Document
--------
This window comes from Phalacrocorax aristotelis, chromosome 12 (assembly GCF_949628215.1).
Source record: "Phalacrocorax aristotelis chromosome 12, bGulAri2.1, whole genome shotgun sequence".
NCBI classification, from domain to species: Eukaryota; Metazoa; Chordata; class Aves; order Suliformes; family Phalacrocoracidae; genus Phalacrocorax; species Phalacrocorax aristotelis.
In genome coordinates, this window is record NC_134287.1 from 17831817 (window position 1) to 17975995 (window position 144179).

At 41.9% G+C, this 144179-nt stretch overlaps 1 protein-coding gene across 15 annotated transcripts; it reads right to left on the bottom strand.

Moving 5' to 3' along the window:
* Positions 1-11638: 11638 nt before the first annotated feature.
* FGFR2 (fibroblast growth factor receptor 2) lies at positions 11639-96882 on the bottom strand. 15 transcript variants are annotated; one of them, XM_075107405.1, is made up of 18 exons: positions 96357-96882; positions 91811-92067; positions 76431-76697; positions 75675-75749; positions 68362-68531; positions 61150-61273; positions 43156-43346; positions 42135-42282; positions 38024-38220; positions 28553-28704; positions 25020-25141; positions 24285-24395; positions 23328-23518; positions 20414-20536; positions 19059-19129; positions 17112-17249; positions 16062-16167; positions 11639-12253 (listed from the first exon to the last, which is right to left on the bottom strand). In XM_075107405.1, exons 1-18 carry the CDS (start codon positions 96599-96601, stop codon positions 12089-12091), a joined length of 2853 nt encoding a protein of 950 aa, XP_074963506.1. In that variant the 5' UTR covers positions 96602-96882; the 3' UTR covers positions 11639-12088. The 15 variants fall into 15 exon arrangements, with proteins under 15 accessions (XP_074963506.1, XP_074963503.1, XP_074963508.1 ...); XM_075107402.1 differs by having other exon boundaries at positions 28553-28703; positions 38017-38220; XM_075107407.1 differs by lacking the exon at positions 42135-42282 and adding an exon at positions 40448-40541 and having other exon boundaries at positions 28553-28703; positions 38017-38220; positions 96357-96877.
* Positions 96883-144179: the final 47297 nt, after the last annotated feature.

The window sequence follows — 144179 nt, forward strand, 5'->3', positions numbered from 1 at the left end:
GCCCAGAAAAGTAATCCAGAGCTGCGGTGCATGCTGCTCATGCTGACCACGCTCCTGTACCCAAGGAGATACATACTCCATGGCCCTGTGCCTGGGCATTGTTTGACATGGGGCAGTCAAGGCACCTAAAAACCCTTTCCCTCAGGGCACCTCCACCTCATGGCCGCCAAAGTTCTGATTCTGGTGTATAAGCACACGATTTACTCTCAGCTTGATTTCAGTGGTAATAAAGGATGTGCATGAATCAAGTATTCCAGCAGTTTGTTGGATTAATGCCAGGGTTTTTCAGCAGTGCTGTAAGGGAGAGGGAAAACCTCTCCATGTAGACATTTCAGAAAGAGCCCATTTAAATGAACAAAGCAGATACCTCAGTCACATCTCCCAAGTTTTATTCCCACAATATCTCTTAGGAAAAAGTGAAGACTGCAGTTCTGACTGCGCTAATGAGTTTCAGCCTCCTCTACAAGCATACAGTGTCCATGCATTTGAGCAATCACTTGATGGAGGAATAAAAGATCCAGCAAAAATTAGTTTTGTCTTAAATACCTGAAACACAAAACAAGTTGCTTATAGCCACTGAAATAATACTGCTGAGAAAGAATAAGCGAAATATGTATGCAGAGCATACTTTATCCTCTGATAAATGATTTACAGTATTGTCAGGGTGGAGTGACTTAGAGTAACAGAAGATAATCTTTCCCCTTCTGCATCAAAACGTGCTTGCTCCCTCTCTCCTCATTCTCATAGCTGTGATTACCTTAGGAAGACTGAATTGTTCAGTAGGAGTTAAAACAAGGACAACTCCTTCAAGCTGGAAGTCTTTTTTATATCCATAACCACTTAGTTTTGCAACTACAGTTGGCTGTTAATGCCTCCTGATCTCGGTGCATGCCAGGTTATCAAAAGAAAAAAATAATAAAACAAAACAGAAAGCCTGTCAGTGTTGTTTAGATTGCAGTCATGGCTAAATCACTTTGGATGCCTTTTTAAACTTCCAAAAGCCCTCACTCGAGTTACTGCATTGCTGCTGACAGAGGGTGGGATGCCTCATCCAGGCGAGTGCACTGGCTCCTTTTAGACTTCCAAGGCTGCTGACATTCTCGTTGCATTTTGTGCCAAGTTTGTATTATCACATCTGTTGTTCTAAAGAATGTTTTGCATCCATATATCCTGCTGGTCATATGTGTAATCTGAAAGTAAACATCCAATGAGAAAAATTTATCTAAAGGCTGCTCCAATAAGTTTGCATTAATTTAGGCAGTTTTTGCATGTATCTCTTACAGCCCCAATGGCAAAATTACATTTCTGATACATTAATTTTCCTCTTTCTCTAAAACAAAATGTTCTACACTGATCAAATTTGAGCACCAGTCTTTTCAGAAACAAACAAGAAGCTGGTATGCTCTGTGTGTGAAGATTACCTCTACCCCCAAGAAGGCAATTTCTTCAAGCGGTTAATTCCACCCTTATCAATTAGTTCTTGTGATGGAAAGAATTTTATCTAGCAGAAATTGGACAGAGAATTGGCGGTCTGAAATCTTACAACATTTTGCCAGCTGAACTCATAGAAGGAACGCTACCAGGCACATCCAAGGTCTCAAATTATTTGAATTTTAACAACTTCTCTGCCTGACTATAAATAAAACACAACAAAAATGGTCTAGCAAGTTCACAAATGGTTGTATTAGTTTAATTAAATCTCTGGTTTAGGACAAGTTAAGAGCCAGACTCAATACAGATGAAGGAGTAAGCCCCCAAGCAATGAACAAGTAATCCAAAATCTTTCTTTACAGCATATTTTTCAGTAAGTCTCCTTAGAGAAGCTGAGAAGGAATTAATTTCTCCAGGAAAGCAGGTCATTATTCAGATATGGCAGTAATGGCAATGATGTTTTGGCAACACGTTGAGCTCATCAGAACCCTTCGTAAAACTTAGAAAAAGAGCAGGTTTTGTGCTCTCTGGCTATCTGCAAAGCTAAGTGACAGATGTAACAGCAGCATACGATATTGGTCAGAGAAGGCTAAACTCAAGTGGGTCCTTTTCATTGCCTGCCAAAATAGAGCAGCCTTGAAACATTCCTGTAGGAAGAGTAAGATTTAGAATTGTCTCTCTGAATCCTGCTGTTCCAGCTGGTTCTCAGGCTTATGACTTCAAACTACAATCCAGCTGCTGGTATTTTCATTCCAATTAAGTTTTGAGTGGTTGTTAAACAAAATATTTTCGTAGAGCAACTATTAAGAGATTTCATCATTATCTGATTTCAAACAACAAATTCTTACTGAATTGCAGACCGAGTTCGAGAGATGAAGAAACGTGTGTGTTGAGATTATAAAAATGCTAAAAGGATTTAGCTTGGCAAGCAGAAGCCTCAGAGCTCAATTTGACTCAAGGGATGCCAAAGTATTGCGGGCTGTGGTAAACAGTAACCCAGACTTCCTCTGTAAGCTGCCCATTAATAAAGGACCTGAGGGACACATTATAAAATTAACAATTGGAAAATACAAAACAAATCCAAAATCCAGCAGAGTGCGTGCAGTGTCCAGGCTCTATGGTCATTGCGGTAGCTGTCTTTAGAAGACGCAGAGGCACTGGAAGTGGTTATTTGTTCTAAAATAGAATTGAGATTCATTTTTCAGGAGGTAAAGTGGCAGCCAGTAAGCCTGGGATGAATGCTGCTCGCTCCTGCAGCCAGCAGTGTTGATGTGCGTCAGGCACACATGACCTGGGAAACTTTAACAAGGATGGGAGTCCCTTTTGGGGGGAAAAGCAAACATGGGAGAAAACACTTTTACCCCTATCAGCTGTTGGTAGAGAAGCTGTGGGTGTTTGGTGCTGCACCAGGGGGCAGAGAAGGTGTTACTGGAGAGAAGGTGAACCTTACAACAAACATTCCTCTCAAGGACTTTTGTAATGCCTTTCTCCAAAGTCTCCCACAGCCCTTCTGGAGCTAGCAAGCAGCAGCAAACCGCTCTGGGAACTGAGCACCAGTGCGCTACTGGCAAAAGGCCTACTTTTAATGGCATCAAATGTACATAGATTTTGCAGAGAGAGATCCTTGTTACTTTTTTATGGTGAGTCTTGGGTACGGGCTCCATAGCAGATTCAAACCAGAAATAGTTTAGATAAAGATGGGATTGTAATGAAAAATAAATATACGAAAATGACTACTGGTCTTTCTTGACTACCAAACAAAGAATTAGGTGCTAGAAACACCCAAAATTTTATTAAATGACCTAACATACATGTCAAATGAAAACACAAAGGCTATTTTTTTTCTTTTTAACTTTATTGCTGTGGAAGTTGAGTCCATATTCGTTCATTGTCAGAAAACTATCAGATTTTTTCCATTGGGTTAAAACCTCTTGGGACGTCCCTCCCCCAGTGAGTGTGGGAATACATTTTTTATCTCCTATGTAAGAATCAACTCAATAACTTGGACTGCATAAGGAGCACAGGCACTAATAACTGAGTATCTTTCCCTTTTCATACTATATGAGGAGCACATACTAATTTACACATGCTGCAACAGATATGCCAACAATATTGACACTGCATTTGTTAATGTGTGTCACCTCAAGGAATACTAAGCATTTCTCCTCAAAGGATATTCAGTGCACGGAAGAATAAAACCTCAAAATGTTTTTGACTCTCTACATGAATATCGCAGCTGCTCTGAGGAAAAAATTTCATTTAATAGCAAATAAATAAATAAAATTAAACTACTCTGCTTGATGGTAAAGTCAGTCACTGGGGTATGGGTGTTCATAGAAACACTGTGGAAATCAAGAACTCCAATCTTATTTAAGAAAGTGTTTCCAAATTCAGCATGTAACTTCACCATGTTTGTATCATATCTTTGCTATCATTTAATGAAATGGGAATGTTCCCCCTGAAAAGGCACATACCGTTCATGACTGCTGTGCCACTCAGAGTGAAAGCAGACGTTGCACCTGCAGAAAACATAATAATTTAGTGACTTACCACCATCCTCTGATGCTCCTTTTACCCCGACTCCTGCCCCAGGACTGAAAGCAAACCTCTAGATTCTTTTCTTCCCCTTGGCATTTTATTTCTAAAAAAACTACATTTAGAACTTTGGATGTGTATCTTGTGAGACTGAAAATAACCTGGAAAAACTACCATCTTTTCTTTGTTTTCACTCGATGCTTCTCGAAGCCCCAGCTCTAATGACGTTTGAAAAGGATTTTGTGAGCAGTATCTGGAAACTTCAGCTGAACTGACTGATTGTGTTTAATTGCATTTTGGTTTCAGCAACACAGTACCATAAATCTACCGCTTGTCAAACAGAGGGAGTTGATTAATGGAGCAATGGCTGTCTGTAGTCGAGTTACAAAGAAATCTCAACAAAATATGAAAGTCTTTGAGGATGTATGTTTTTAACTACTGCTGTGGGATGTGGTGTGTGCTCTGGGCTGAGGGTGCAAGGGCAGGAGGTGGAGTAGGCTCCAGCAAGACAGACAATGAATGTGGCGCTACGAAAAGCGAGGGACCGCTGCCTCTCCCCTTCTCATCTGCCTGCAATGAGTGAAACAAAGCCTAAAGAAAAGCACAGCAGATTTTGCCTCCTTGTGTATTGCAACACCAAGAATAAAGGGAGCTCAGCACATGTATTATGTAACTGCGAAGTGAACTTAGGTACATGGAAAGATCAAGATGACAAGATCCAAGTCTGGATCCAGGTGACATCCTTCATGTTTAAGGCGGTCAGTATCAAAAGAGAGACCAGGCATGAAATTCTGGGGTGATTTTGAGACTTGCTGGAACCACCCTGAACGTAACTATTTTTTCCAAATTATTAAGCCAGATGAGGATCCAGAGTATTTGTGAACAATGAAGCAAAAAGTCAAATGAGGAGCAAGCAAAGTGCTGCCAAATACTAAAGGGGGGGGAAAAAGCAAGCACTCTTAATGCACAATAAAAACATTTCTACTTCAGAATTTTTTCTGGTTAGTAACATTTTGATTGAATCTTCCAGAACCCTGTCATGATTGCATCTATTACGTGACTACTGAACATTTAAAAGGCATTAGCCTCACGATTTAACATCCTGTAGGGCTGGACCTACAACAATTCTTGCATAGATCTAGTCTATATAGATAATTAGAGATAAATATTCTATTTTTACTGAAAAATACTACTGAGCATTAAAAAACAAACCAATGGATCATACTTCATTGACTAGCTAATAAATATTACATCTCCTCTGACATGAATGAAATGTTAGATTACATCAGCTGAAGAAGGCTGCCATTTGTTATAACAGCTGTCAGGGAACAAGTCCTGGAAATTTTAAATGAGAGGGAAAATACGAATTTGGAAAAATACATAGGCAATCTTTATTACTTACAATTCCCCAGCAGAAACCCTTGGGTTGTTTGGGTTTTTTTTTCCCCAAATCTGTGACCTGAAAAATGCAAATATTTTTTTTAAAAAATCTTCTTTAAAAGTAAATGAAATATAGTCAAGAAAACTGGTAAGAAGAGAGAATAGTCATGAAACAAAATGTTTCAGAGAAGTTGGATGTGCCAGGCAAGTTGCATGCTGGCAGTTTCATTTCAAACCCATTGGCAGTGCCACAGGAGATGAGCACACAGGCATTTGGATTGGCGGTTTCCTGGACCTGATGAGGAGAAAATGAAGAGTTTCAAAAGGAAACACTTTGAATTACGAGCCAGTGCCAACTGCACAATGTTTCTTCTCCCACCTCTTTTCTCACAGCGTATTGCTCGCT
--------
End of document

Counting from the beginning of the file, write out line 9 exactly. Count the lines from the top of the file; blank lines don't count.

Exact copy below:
* Positions 96883-144179: the final 47297 nt, after the last annotated feature.